Forum Thread: What Does "LHost" and "RHost" Do?

I've seen this in a lot of threads,
I know that they set the Local and Remote host, but what would happen if you didn't set them up?

(I'm guessing for RHost, if its not set, then there is no "address" then Msf doesn't know where to sent it.; But for LHost, what happens if you don't set it?)

7 Responses

Remote Host, or RHost for that matter, is the parameter that defines the remote address, a.k.a the target.

Local Host, or LHost for that matter, is the parameter that defines the connect-back address in reverse payloads, a.k.a your IP address. Reverse payloads need this piece of info because they need to be able to connect back to you once they are deployed on the remote system.

-Phoenix750

He is right, LHOST is also used to start a listener on a specific interface on your machine. For example:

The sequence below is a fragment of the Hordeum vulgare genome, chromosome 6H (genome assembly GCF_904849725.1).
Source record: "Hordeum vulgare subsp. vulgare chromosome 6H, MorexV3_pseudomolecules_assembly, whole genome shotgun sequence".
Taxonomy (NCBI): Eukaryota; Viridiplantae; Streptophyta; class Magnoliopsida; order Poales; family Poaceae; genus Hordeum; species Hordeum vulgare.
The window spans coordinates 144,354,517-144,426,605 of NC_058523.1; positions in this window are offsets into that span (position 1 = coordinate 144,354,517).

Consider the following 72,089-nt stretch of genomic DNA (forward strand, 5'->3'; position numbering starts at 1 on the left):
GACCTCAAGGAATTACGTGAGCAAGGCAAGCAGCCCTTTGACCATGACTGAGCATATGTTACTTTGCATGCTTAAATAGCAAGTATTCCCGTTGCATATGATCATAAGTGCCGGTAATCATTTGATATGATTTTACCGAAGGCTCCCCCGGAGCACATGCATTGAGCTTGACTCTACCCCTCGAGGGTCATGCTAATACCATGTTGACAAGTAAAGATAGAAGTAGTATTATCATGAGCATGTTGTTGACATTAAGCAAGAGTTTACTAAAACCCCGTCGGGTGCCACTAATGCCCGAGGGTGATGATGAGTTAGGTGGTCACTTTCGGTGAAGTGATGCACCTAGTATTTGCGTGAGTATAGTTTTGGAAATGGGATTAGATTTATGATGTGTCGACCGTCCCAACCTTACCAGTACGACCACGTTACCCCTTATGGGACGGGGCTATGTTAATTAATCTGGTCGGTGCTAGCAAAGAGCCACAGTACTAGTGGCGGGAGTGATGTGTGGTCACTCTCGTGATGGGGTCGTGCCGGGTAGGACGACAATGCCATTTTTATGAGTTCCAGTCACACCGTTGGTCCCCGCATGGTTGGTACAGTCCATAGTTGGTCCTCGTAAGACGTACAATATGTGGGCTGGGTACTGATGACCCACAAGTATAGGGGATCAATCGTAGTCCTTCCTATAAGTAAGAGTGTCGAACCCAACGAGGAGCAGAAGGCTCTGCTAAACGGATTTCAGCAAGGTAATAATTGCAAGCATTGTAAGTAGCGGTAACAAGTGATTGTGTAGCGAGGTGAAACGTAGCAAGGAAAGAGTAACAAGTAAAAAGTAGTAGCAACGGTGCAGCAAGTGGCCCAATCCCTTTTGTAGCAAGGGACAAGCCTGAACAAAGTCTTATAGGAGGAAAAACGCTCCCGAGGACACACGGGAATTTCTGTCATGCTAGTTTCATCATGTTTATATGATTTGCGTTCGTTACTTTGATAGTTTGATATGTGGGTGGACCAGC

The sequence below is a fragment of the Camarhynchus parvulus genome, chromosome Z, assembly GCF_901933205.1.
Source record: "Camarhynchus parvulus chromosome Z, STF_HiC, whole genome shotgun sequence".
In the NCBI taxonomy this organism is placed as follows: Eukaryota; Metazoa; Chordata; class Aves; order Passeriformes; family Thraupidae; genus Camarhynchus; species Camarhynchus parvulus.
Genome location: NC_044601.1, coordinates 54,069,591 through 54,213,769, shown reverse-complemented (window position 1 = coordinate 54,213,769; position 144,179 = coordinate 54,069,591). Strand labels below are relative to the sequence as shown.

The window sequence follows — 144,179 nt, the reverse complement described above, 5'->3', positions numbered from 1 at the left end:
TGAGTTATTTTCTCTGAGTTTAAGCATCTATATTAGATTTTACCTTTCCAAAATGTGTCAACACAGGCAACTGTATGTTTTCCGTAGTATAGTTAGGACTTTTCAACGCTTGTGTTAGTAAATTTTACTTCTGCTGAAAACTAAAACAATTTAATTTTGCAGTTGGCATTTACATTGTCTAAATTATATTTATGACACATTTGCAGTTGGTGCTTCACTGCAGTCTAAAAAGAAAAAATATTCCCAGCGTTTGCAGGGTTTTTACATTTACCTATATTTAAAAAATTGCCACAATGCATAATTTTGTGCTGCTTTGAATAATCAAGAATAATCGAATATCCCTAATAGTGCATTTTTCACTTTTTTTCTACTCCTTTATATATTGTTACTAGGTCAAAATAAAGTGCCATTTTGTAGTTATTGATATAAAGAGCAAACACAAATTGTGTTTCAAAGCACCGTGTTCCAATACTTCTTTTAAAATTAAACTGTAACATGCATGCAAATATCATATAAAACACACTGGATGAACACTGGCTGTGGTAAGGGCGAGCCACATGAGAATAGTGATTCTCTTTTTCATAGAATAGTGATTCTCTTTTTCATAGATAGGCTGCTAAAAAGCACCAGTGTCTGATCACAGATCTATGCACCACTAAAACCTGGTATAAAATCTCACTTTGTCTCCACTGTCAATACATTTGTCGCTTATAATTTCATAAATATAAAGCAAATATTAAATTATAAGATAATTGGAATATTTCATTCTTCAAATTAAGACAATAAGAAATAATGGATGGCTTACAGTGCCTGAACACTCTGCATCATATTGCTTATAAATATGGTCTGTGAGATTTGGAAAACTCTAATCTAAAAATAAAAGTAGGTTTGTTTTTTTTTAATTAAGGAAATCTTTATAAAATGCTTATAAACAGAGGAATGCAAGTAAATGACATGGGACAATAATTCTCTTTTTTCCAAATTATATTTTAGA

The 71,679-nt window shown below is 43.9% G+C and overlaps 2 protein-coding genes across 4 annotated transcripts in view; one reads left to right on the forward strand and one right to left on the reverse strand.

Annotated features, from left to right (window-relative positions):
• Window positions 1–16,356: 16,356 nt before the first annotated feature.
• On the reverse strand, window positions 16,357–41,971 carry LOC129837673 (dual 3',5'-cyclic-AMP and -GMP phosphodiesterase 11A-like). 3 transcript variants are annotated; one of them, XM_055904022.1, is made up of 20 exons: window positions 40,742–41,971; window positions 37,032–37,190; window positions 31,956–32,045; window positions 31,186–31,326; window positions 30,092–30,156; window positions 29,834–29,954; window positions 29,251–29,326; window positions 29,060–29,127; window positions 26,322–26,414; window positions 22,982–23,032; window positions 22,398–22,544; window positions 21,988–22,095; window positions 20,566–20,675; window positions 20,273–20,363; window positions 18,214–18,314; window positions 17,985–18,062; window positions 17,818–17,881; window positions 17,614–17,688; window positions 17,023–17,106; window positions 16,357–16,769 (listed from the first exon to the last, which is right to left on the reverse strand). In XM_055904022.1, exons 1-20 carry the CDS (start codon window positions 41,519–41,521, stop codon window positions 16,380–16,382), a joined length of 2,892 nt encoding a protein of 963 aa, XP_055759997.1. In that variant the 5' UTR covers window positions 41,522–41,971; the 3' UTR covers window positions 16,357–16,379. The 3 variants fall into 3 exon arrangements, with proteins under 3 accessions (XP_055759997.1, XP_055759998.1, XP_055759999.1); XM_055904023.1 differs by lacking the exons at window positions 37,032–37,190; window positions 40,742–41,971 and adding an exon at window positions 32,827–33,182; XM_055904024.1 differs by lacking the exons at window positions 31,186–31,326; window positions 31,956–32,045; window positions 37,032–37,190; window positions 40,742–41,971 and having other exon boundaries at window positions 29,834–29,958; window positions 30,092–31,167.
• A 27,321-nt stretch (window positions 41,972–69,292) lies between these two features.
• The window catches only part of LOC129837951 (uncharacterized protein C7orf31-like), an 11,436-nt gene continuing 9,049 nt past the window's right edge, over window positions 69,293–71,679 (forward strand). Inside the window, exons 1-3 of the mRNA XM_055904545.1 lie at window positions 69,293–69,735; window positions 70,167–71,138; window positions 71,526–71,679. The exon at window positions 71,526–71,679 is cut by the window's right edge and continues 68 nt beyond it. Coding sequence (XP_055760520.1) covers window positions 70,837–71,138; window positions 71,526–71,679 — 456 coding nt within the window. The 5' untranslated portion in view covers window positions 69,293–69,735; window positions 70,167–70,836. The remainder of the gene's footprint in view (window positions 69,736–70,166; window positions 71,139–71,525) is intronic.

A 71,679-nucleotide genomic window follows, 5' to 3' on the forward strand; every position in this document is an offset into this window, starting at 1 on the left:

• use multi/handler
  • set payload windows/meterpreter/reverse-tcp
  • set lhost 0.0.0.0
  • set lport XXX

Start a listener on ALL your interfaces on port XXX.

I forgot that, thanks for pointing that out.

-Phoenix750

You're welcome, for that we are!

_When I type "ifconfig" I got two different ips._THEY are in two paragraphs.1st start with eth0 and second start with lo.Also when i search on google what is my ip I got an entirely different one.Which one to use in the place of LHOST?

It depends what you are doing for your attack. If you are attacking something outside of your network, you will need to use the one on Google. This is your public IP, and it is what everyone sees when you do anything online. You will use this and port forwarding for an attack outside of your network. The ones from the terminal are your private IP's. Judging from the output, you are using ethernet to connect your computer, not WiFi. Eth0 is your ethernet connection. You will use this for your attack if you are on the same network. The other one, the lo, is your loopback IP; I don't think you'll ever use this.

Long story short, use the Eth0 for your LHOST.

For more information on IP addresses: http://computer.howstuffworks.com/internet/basics/question549.htm

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